Presenting ‘Photography at White City Place’ zines produced with the participants of a series of Photography Workshops at White City Place in November 2021.
With the kind support of Stanhope Plc, Photojournalism Hub facilitated photography workshops for the local community and those working/living within the White City Place. Young and older people of various background and experiences joined in the workshops and worked on a photo story of each other whilst learning the basic of visual narrative and photography. Through the three weeks, participants developed a visual narrative whilst getting to know each other using the grounds of White City Place and surrounding area. They explored interview technique, environmental portraiture, single images and series resulting in creative, inspiring photo stories of each other. Below we share the digital copy of the White City Place Photography Zines. Printed copies are available at White City Place.
We invite young people(16+) living in White City and Wormholt area in west London to be part of a Youth Arts Showcase.
Participants to the project will explore the theme ‘What is like to be a young person in White City and Wormholt’ using documentary photography, including writings and audio to create a series of photographs to be shown in a Photography exhibition.
The project will consist of 6 photography workshop sessions in which participants will develop key documentary photography skills. Each session will progressively guide participants to learn about documentary photography, develop their photo story and produce an exhibition set of photographs, as part of their photo stories. Core elements of the sessions are:
What is Documentary Photography?
Learn approaches and methods in producing a photo-story, images sequencing versus single image.
Explore how to express emotion through photographs through the use of photography techniques.
One to one mentoring focusing on development of the work produced
Editing and curative decisions for the exhibition.
The sessions are Free, however registration is essential. Please book a place HERE
As the world struggles to prevent irreversible climate change and further damage to our environment, we recognise that young people, who are largely inheriting this crisis, are both hugely impacted and empowered to play a pivotal role in restoring our natural habitat.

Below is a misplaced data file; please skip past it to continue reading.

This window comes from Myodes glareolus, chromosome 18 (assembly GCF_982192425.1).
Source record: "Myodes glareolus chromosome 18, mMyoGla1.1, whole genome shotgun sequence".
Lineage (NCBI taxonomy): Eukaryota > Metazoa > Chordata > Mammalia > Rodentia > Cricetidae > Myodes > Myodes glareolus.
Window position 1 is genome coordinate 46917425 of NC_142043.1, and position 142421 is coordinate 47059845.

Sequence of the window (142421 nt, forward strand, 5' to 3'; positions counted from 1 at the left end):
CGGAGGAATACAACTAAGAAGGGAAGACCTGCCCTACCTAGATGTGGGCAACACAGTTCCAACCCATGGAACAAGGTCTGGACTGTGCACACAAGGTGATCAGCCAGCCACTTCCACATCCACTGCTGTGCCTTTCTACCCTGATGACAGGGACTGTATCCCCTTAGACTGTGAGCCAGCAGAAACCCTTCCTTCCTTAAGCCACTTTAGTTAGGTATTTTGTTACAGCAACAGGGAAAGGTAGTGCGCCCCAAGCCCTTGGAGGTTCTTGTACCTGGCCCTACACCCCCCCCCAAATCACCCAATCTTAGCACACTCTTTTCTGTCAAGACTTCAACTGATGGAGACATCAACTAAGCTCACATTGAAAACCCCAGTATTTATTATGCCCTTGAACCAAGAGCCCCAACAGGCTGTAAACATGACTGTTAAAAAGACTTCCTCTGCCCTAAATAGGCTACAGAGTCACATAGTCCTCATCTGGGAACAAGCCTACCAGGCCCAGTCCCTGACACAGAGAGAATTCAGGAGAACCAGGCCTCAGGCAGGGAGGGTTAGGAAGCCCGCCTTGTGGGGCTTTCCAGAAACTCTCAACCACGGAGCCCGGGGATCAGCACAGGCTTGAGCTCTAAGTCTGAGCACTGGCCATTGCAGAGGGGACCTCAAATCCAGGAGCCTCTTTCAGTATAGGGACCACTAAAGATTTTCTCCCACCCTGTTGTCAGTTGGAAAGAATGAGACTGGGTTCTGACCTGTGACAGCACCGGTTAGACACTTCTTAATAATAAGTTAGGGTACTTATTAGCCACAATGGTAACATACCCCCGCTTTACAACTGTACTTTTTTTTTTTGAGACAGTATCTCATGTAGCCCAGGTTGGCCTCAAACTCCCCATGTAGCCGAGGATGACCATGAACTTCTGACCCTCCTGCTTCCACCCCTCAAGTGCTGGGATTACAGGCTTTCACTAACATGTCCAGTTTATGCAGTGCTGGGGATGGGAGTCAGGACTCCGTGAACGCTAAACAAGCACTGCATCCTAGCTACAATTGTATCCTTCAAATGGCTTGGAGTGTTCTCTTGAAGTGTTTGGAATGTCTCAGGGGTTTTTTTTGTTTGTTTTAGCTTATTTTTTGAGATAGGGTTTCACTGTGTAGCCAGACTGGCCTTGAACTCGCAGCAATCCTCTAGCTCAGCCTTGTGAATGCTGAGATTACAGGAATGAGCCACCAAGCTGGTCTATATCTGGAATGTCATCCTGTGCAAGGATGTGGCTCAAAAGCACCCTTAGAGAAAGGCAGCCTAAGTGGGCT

Photojournalism Hub is inviting young people (16+), to participate in a project on climate change consisting of a series of eight documentary photography workshops. During the workshops, participants will work on researching and creating their own documentary-based photo story on an existing environmental challenge/s and/or inspiring actions they see in the local area.
The outcome of the project will be presented in a series of documentary-based photo stories in a zine. These will be the basis of young people’s recommendations for a meaningful collective reflection and action culminated in the first Hammersmith and Fulham youth symposium on climate change.
WORKSHOPS WILL RUN FOR 8 WEEKS STARTING FROM THE 9TH JANUARY AT RIVERSIDE STUDIOS. TO LEARN MORE AND TO BOOK A PLACE HERE.
We are thrilled that the Photojournalism Hub has received a Recognised award by The Faith & Belief Forum and Her Majesty’s Lord-Lieutenant of Greater London’s Faith Council for the ‘About us’ photography project with older residents living in Hammersmith and Fulham .
According to the Faith & Belief Forum this represents 1 of the 51 projects who: “will be recognised for leading the way in improving the lives of Londoners from all faiths and beliefs.”
It was an honour to take part of the awards ceremony on the 29th November at the Royal Society of Medicine in central London alongside many charitable organisations and individuals who worked very hard to outreach those most vulnerable in the capital. It was very inspirational.
Many thanks to The Faith & Belief Forum and Her Majesty’s Lord-Lieutenant of Greater London’s Faith Council for the Recognised Award, Hammersmith United Charities for their kind support.
To learn more on the project being awarded: https://photojournalismhub.org/2021/11/04/about-us/